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Uneasy Writer

Anita Hollander and Lia Aprile
photo: Rachelle Roberts

Still Life, a 2001 video by visual artist Sam Taylor-Wood, depicts a basket of lush fruits subsiding into gray muck. In just under four minutes, a triumph of time-lapse photography, peaches, cherries, and pears swell, shrivel, and recede beneath blanketing mold. Who knew that watching fruit decay could be so terrifying, so heartbreaking? But it takes a remarkable vision (and possibly a very nifty camera) to wring the lyrical from the mundane. Playwright Gary Winter fails in this attempt, though nobly, with At Said, a play about a woman typing—an activity no less inclined to spectatorship than grass growing or paint drying.

In a tenement apartment, mother Sybil (Lia Aprile) and daughter Darra (Anita Hollander) pass their days in aimless disagreement until their neighbor Will (Vedant Gokhale) presents Sybil with a typewriter he's rescued from a dumpster. As Darra, Will, and other characters look on, Sybil covers reams of paper with disjointed recollections of the youth she passed under a repressive regime—a hodgepodge of soldiers, trucks, guns, and schoolfellows buried in the forest. There's plenty of drama in Sibyl's memories, but little in watching her hunt and peck the words to them. Winter and his characters onstage feel rather differently. They labor under the belief—what a writer's fantasy!—that each stroke of pen or click of key bespeaks terrible danger and import. Darra fears the writing will hurt her mother and others too. "The writing goes through the walls," Darra complains, "it's disturbing the whole building." Mr. Carlos, the building's super, recalls, "I used to write things down. They knew. Nobody was in the room, but somehow they knew. They came and fucked me up."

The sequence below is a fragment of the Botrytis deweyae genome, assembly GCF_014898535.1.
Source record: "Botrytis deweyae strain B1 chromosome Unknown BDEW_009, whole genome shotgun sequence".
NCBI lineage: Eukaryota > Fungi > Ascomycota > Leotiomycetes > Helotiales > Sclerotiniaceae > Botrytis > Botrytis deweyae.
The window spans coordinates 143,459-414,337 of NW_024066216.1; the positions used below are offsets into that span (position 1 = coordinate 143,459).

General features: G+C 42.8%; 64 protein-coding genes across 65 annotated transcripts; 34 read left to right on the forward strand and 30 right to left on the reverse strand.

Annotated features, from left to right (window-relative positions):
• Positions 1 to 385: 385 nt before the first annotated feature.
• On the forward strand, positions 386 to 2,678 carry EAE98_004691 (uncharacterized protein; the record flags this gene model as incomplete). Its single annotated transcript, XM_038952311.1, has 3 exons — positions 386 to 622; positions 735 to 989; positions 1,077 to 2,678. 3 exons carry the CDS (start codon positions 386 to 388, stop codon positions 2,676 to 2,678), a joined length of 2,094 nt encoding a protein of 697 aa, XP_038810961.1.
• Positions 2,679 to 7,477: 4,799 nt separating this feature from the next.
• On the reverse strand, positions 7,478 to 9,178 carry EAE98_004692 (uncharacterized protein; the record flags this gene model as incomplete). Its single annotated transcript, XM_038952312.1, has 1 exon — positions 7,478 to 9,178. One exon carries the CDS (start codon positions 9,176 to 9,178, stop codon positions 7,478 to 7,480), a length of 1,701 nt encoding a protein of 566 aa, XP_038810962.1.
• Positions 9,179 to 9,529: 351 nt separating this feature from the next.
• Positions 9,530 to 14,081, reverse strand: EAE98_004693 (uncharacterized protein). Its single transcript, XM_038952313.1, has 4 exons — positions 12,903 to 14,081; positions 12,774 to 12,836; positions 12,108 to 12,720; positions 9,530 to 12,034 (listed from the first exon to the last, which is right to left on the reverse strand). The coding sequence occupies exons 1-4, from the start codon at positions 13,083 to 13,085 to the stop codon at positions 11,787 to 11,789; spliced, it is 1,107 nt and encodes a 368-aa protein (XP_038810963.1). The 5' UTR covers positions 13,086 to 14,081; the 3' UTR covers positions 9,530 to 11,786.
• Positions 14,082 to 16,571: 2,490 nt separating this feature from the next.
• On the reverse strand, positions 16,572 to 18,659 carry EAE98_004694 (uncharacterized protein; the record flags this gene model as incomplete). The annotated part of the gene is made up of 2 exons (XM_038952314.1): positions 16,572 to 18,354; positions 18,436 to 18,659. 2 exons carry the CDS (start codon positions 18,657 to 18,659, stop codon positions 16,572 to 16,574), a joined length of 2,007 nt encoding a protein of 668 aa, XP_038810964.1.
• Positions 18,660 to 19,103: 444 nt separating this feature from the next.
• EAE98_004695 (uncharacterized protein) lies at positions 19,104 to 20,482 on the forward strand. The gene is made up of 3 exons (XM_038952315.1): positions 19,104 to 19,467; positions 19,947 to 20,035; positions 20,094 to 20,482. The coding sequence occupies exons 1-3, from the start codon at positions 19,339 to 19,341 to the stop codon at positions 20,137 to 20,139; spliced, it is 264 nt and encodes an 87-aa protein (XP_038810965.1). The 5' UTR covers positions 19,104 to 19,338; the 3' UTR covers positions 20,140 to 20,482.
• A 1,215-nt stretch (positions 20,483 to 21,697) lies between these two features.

Winter's language is spare—often lovely—but it requires a livelier subject. Darra's lassitude, Will's heroin-assisted stasis, and Sibyl's typing prove too slim a support. At Said is the fourth production of 13P, a playwrights' collective dedicated to offering full production of its members' plays and appointing the playwright artistic director of his or her own work. It's an admirable mission, even a necessary one, but At Said could have benefited from a process in which Winter's script might suffer cuts and conversions. Director Tim Farrell nicely negotiates the scene changes and the theatrical space, but he can't keep the pace from softening or the end from coming later than anticipated or wished for—though it's nothing to throw rotten fruit at.


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